Many sources describe the obverse (front or recto, right) side of these coins as the reverse (back or verso, avers, left), and vice versa. Usually the obverse of a coin is the "heads" side which often bears the identifying symbol of the authority that strikes the currency, and the name of the issuing state and/or ruler. Many of the coins of this type include the inscription ΣΥΡΑΚΟΣΙΩΝ (Syrakosion), sometimes abbreviated, on the side showing the head of the city's symbol Arethousa. However, it has been argued that the earliest Syracusan coins had designs (including chariots) on one side only, which was therefore de facto the obverse (some show a small head, thought to depict Arethousa, in an incuse square on the other side). The Nike, charioteer and armour may well be seen as the essential symbols of the city authority, even though inscriptions rarely appeared on this side. It has also been claimed that the heads side only became the obverse around 317 BC, during the rule of the Syracusan King Agathocles (Ἀγαθοκλῆς, tyrant of Syracuse 317-289 BC, and king of Sicily 304-289 BC).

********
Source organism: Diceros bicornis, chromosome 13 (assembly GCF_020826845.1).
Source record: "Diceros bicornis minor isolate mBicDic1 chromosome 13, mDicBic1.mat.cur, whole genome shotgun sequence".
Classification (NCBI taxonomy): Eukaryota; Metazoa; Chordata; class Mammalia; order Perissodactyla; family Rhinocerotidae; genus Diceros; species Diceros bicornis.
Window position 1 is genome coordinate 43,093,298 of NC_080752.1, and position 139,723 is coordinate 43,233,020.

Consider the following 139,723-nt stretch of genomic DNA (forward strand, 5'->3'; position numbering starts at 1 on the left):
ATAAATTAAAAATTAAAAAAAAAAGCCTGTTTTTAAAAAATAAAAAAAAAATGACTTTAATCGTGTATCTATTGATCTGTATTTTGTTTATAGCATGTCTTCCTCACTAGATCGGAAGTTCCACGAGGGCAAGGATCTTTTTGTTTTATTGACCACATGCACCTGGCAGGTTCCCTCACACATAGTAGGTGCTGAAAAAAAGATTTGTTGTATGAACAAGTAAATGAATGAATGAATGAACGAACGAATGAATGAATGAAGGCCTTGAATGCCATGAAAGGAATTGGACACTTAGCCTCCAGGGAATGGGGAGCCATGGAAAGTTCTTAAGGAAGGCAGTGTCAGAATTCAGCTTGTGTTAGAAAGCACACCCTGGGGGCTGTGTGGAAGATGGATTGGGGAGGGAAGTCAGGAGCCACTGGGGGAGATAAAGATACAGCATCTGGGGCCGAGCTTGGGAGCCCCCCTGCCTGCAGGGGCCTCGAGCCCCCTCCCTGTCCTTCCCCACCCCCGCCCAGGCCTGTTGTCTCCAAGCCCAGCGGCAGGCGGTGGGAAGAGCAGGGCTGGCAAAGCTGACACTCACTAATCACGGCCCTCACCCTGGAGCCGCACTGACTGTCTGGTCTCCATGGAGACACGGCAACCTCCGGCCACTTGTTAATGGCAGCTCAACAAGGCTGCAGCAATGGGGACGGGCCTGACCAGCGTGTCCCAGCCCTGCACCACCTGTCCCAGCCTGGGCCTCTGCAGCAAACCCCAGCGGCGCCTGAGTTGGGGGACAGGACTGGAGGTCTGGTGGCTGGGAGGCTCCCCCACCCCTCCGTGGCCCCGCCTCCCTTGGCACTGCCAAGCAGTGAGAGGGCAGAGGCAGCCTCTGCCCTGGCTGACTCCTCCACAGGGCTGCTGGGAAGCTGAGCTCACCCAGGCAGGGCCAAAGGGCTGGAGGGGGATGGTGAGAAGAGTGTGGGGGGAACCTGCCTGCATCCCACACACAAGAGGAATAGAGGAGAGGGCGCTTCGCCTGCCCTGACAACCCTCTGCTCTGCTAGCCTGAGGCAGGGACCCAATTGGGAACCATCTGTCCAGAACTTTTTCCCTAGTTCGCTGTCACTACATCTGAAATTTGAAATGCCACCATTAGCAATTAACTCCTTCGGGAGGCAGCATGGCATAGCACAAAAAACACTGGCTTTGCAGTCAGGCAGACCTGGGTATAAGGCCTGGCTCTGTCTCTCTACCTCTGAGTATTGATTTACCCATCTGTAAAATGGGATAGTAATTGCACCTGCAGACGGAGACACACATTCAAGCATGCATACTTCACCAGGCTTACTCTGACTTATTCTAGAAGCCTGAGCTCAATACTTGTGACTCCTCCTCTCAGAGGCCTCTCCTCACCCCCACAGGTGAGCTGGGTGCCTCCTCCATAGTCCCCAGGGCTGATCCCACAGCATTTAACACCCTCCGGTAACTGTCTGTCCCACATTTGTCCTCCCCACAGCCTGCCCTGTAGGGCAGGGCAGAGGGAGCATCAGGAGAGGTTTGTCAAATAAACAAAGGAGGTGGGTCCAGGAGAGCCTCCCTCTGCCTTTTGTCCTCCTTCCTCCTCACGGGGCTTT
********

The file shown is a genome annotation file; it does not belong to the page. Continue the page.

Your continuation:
Left: weight 41.05 gram; diameter 35 mm; 8. Brera, No. 5637.
Right: weight 42.04 gram; diameter 36 mm; 7. Brera, No. 5638. 
Read more about these coins in Big Money at The Cheshire Cat Blog.
Winged Nike on a silver tetradrachm coin of Seleucus I, minted at Susa, Persia, after 300 BC.
Altes Museum, Berlin.
Nike places a victory wreath on a panoply set up on a tree as a military trophy.
A marble votive relief dedicated to Athena. Winged Nike flies down to place
a laurel wreath on a charioteer driving a four-horse chariot (quadriga;
Greek, τέθριππον, tethrippon), perhaps a victor in the Panathenaic Games.
Made in Athens around 425 BC. From Athens.
A fragment of the left side of the relief in the British School